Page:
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Women Who Fought for Equal Rights

We owe our thanks to these women who first stood up to fight for woman’s rights. It must have been a thankless task when the women they were fighting for had no idea they could ever stand equal in the law to men. They were owned by their fathers and if the father died, by their brothers. When women married they ceased to exist altogether. They owned nothing, not even their children.

Women who Fought for Equal Rights

Early in the nineteenth century a woman legally ceased to exist as a person when she married. Any property she owned became her husbands. She was required to submit to her husband under the law. A woman had no more rights than an animal. She was chattel. Later in the century women began to stand up for women’s rights. One of them was Catharine Beecher, an independent woman. Through her writing she sought to elevate the role of women in the home. 

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When she talked of the purity of women, it was not so much to raise them above the common, but to ensure that women were given more than a menial role. Beecher never married in an age when unmarried women were both pitied and scorned. She found that she enjoyed reading, math and philosophy. She took a job tutoring and found she could make her way as a teacher.

Beecher supported lower pay for women teachers as a way to encourage schools to hire them. During her campaign for women teachers, she said that women could afford to work for less than men because women didn’t have to worry about supporting a family. Beecher felt that all girls should be educated so they could support themselves if they had to, but she believed a married woman’s place was in the home.

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Susan B. Anthony and Elizabeth Cady Stanton held that women should be able to vote and be politically involved, but in the short run Beecher’s views held out because women had few career options. In the long run, the political feminists won as women went to work outside the home, and demanded the political rights to protect their own interests. Beecher had done her part in any case. She didn’t sit home waiting on husband and children, as she had none. Through her lectures and printed word, she had put up a good argument. It was a new role for women in America.

Elizabeth Blackwell applied to twenty nine medical schools before she was admitted to one. When she arrived at the school she was treated as a joke. She endured loneliness and scorn. She was unable to rent office space, was shunned by male doctors and was not allowed to work in hospitals. She was cut off from all chances to practice her chosen profession. This made her only more determined. She not only eventually established a clinic run by female doctors but founded a medical school for women.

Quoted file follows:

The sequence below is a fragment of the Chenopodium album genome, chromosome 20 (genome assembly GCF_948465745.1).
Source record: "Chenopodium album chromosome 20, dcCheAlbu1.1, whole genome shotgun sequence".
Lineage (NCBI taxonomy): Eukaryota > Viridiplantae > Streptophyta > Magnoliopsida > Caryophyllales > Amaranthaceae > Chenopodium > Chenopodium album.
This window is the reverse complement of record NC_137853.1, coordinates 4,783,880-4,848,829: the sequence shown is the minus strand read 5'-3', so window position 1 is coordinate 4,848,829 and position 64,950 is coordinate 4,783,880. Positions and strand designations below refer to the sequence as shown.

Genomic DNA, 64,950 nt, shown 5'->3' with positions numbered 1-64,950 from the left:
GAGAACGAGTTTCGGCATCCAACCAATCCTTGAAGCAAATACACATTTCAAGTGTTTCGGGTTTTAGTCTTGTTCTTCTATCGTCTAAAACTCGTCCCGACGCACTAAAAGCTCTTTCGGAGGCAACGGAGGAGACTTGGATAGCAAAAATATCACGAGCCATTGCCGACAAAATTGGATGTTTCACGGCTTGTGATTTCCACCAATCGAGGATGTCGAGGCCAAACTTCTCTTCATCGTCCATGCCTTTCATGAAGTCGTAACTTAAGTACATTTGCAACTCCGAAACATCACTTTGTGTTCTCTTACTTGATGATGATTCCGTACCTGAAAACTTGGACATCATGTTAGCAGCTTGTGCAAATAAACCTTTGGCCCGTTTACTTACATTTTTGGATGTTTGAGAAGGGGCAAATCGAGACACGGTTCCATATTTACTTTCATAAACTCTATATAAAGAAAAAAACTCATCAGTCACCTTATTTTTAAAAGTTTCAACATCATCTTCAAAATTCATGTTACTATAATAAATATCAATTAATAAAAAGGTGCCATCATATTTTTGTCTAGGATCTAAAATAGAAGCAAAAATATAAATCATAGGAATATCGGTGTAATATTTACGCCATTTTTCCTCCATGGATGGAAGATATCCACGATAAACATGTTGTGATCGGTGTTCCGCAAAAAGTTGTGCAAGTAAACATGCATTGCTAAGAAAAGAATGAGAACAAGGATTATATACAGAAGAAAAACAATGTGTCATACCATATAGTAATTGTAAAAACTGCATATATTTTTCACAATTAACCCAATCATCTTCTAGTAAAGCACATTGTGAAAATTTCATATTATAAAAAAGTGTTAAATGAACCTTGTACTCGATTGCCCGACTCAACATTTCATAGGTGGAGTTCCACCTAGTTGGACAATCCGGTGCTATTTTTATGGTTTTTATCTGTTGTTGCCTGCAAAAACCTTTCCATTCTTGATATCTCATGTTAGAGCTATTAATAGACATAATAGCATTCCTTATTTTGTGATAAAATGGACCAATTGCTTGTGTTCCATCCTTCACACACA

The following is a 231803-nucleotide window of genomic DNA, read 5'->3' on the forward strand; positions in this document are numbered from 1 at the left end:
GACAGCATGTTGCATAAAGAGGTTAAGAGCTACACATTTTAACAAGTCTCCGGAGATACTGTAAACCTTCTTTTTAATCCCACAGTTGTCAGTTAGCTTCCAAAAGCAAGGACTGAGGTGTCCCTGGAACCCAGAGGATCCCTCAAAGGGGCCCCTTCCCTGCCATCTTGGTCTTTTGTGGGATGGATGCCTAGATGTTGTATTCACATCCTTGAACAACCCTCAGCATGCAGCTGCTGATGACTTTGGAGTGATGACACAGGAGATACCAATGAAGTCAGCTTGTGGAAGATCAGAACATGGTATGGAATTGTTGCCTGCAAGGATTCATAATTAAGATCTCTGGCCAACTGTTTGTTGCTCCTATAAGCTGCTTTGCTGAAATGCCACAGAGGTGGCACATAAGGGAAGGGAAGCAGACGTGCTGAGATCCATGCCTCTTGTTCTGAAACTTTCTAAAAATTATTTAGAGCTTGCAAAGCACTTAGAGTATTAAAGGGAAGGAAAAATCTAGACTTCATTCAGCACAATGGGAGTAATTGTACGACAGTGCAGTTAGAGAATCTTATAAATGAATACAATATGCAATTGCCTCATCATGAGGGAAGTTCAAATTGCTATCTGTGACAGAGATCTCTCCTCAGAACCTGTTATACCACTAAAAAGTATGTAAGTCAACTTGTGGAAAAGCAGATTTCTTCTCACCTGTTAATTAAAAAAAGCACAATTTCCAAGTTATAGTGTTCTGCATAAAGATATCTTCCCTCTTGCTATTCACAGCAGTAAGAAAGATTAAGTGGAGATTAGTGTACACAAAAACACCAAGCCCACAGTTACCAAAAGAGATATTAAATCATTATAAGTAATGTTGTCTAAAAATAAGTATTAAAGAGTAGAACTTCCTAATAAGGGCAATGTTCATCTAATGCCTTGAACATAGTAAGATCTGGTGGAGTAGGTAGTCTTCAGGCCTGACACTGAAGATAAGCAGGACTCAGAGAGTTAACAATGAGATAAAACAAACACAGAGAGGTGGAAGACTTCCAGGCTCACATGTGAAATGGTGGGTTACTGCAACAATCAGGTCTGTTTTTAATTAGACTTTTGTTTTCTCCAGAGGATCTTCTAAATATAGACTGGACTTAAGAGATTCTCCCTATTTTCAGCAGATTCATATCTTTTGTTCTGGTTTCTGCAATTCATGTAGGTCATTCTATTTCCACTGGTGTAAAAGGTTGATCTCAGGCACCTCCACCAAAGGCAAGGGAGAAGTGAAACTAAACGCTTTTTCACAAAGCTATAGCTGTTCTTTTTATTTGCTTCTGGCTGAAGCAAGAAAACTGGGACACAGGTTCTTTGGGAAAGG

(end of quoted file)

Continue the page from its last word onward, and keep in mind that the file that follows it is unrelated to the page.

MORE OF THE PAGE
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  1. megamatt09

    On March 8, 2011 at 11:51 am


    True pioneers that really shaped the modern world we lived in. Thanks for sharing.

  2. tanny15

    On March 8, 2011 at 11:57 am


    really great share. Thanx to those women who fought for right of equality and thanx to you for introducing them to us by your article.

  3. Netty net

    On March 8, 2011 at 11:58 am


    Good for this brave pioneer, Everyone should be equal.

  4. galore

    On March 8, 2011 at 12:04 pm


    nice share

  5. vijayanths

    On March 8, 2011 at 12:17 pm


    Very well written post as always.

  6. pguims

    On March 8, 2011 at 12:18 pm


    thumbs up to these women!

  7. Roe2115

    On March 8, 2011 at 12:19 pm


    All great women! Thanks for the share!

  8. anndavey650

    On March 8, 2011 at 12:24 pm


    Without these women in the world who stood up for their rights… we might still have been in the same place today… great share!

  9. CHIPMUNK

    On March 8, 2011 at 12:25 pm


    amazing women

  10. krlewis

    On March 8, 2011 at 12:34 pm


    Thank you for sharing your knowledge about these brave, persistent women who helped make history and shape our future for the better. I look forward to reading more of the same.

  11. Jimmy Shilaho

    On March 8, 2011 at 2:37 pm